Glass beads the size of blueberries found by archaeologists in a Brooks Range house-pit might be the first European item ever to arrive in North America, predating the arrival of Columbus by a few decades.

Made in Venice, Italy, the tiny blue beads might have traveled more than 10,000 miles in the skin pockets of aboriginal adventurers to reach Bering Strait. There, someone ferried them across the ocean to Alaska.

At least 10 of the beads survived a few centuries in the cold dirt of three locations in northern Alaska. Archaeologists recently unraveled the mystery of the beads in a paper published in the journal American Antiquity.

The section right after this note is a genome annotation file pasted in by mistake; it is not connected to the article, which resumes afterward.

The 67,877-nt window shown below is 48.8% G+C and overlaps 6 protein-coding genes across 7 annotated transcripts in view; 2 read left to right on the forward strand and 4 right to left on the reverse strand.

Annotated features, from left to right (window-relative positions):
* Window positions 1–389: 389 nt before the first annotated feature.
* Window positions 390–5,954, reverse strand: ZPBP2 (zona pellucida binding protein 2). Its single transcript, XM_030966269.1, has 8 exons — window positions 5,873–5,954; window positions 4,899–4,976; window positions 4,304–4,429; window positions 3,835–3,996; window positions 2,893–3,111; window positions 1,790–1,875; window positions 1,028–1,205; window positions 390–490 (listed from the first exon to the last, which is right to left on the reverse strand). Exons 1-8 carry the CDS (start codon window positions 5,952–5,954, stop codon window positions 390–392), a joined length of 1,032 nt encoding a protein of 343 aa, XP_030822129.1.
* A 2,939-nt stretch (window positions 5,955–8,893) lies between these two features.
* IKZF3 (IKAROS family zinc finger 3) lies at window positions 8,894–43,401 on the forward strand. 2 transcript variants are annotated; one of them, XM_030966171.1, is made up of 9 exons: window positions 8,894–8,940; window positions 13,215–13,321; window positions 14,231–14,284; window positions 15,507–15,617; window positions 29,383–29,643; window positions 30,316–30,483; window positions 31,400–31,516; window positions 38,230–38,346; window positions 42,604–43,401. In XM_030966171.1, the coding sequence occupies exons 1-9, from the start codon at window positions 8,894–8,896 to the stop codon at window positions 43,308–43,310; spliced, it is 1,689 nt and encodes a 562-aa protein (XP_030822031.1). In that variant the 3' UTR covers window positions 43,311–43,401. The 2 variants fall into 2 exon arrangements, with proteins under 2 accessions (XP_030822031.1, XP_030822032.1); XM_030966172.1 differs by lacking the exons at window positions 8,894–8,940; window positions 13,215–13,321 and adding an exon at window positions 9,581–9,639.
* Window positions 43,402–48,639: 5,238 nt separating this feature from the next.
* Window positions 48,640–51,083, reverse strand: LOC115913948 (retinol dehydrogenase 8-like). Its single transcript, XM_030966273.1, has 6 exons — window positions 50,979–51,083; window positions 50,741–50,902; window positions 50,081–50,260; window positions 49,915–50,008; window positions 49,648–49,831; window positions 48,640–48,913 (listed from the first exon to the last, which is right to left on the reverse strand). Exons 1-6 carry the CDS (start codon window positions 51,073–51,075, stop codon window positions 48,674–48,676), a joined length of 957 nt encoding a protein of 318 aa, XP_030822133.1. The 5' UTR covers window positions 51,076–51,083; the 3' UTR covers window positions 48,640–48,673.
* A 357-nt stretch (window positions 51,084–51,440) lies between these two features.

Mike Kunz, one of the authors, is an archaeologist with the UA Museum of the North. He retired in 2012 from the Bureau of Land Management after three decades as an expert on ancient people of Alaska north of the Arctic Circle. Working for BLM, he visited Punyik Point several times.

Punyik Point, a mile from the Continental Divide in the Brooks Range, is unoccupied today. It was a seasonal camp for generations of inland Eskimos.

Punyik Point was on ancient trade routes from the Bering Sea to the Arctic Ocean, and was probably a dependable place to hunt caribou as the animals moved in fall and spring, Kunz said.